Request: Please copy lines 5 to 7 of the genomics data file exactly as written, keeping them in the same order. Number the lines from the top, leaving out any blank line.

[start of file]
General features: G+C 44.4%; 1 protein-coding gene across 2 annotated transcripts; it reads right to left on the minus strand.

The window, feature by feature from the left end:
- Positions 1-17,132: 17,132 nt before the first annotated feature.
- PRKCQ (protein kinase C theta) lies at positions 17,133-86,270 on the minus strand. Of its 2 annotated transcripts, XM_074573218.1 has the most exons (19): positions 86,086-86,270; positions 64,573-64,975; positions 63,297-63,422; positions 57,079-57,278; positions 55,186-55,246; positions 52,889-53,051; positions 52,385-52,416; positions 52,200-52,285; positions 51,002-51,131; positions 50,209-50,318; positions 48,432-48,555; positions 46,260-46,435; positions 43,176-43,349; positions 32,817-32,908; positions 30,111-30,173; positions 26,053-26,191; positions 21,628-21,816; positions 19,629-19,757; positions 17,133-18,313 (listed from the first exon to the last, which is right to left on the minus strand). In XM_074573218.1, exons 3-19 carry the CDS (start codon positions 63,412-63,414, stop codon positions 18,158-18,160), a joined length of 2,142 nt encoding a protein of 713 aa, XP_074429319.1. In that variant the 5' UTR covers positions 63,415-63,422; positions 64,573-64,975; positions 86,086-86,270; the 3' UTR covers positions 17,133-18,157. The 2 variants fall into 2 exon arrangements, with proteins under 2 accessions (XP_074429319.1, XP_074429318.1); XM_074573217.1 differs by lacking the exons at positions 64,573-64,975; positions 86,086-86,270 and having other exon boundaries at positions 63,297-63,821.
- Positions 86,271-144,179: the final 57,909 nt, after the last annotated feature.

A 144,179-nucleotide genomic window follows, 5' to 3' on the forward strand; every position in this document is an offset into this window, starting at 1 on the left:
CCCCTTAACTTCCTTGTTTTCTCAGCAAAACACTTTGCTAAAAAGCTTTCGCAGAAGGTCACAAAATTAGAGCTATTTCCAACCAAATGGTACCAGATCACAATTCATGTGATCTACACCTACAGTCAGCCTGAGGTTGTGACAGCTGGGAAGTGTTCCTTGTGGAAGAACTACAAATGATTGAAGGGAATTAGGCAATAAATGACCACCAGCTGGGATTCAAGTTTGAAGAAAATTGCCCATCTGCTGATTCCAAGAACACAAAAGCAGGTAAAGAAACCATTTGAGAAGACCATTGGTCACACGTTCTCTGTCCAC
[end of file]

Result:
- Positions 86,271-144,179: the final 57,909 nt, after the last annotated feature.

A 144,179-nucleotide genomic window follows, 5' to 3' on the forward strand; every position in this document is an offset into this window, starting at 1 on the left:
CCCCTTAACTTCCTTGTTTTCTCAGCAAAACACTTTGCTAAAAAGCTTTCGCAGAAGGTCACAAAATTAGAGCTATTTCCAACCAAATGGTACCAGATCACAATTCATGTGATCTACACCTACAGTCAGCCTGAGGTTGTGACAGCTGGGAAGTGTTCCTTGTGGAAGAACTACAAATGATTGAAGGGAATTAGGCAATAAATGACCACCAGCTGGGATTCAAGTTTGAAGAAAATTGCCCATCTGCTGATTCCAAGAACACAAAAGCAGGTAAAGAAACCATTTGAGAAGACCATTGGTCACACGTTCTCTGTCCAC